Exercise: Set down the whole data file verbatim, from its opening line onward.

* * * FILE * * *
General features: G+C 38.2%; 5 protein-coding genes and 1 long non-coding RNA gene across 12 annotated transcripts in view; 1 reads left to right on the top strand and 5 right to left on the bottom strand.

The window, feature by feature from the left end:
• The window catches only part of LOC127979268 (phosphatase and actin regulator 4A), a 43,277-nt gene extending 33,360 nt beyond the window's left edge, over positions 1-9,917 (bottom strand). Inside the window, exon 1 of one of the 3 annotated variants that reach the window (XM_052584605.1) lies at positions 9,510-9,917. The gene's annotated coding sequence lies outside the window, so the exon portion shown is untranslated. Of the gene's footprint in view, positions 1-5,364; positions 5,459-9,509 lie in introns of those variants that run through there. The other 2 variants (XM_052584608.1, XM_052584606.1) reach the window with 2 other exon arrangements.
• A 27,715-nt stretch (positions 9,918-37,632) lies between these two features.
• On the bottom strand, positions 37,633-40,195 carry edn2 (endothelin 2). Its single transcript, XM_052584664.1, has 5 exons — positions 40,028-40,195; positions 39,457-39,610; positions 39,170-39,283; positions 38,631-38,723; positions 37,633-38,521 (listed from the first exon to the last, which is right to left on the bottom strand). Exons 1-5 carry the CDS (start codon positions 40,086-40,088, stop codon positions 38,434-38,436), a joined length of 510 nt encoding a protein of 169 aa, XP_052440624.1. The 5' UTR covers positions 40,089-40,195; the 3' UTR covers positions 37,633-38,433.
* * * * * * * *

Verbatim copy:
General features: G+C 38.2%; 5 protein-coding genes and 1 long non-coding RNA gene across 12 annotated transcripts in view; 1 reads left to right on the top strand and 5 right to left on the bottom strand.

The window, feature by feature from the left end:
• The window catches only part of LOC127979268 (phosphatase and actin regulator 4A), a 43,277-nt gene extending 33,360 nt beyond the window's left edge, over positions 1-9,917 (bottom strand). Inside the window, exon 1 of one of the 3 annotated variants that reach the window (XM_052584605.1) lies at positions 9,510-9,917. The gene's annotated coding sequence lies outside the window, so the exon portion shown is untranslated. Of the gene's footprint in view, positions 1-5,364; positions 5,459-9,509 lie in introns of those variants that run through there. The other 2 variants (XM_052584608.1, XM_052584606.1) reach the window with 2 other exon arrangements.
• A 27,715-nt stretch (positions 9,918-37,632) lies between these two features.
• On the bottom strand, positions 37,633-40,195 carry edn2 (endothelin 2). Its single transcript, XM_052584664.1, has 5 exons — positions 40,028-40,195; positions 39,457-39,610; positions 39,170-39,283; positions 38,631-38,723; positions 37,633-38,521 (listed from the first exon to the last, which is right to left on the bottom strand). Exons 1-5 carry the CDS (start codon positions 40,086-40,088, stop codon positions 38,434-38,436), a joined length of 510 nt encoding a protein of 169 aa, XP_052440624.1. The 5' UTR covers positions 40,089-40,195; the 3' UTR covers positions 37,633-38,433.